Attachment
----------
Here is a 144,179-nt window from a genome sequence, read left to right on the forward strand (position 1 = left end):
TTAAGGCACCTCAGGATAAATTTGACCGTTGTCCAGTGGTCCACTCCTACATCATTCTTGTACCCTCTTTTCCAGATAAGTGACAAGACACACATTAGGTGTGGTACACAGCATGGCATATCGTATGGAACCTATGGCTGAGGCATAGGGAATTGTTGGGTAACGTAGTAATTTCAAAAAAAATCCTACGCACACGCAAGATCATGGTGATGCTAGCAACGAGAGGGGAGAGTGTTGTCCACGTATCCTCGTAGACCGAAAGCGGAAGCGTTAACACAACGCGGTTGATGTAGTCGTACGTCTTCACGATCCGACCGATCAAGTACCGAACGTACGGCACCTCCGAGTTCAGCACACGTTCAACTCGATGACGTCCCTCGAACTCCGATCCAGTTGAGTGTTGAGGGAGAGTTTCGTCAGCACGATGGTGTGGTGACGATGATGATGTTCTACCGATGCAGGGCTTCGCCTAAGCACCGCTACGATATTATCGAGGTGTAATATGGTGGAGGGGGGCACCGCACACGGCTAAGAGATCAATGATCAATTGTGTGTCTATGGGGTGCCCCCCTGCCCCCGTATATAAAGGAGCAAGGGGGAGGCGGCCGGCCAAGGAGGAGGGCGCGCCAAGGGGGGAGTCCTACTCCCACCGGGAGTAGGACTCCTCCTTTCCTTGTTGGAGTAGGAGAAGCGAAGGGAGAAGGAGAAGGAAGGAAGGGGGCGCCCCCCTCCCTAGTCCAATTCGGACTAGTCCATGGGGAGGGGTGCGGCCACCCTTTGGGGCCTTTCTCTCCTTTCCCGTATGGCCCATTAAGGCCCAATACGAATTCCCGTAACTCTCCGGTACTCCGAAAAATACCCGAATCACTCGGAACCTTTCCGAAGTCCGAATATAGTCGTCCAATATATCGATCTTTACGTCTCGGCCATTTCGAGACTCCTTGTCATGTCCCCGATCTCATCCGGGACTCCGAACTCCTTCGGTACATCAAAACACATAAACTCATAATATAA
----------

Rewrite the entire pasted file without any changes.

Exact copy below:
Here is a 144,179-nt window from a genome sequence, read left to right on the forward strand (position 1 = left end):
TTAAGGCACCTCAGGATAAATTTGACCGTTGTCCAGTGGTCCACTCCTACATCATTCTTGTACCCTCTTTTCCAGATAAGTGACAAGACACACATTAGGTGTGGTACACAGCATGGCATATCGTATGGAACCTATGGCTGAGGCATAGGGAATTGTTGGGTAACGTAGTAATTTCAAAAAAAATCCTACGCACACGCAAGATCATGGTGATGCTAGCAACGAGAGGGGAGAGTGTTGTCCACGTATCCTCGTAGACCGAAAGCGGAAGCGTTAACACAACGCGGTTGATGTAGTCGTACGTCTTCACGATCCGACCGATCAAGTACCGAACGTACGGCACCTCCGAGTTCAGCACACGTTCAACTCGATGACGTCCCTCGAACTCCGATCCAGTTGAGTGTTGAGGGAGAGTTTCGTCAGCACGATGGTGTGGTGACGATGATGATGTTCTACCGATGCAGGGCTTCGCCTAAGCACCGCTACGATATTATCGAGGTGTAATATGGTGGAGGGGGGCACCGCACACGGCTAAGAGATCAATGATCAATTGTGTGTCTATGGGGTGCCCCCCTGCCCCCGTATATAAAGGAGCAAGGGGGAGGCGGCCGGCCAAGGAGGAGGGCGCGCCAAGGGGGGAGTCCTACTCCCACCGGGAGTAGGACTCCTCCTTTCCTTGTTGGAGTAGGAGAAGCGAAGGGAGAAGGAGAAGGAAGGAAGGGGGCGCCCCCCTCCCTAGTCCAATTCGGACTAGTCCATGGGGAGGGGTGCGGCCACCCTTTGGGGCCTTTCTCTCCTTTCCCGTATGGCCCATTAAGGCCCAATACGAATTCCCGTAACTCTCCGGTACTCCGAAAAATACCCGAATCACTCGGAACCTTTCCGAAGTCCGAATATAGTCGTCCAATATATCGATCTTTACGTCTCGGCCATTTCGAGACTCCTTGTCATGTCCCCGATCTCATCCGGGACTCCGAACTCCTTCGGTACATCAAAACACATAAACTCATAATATAA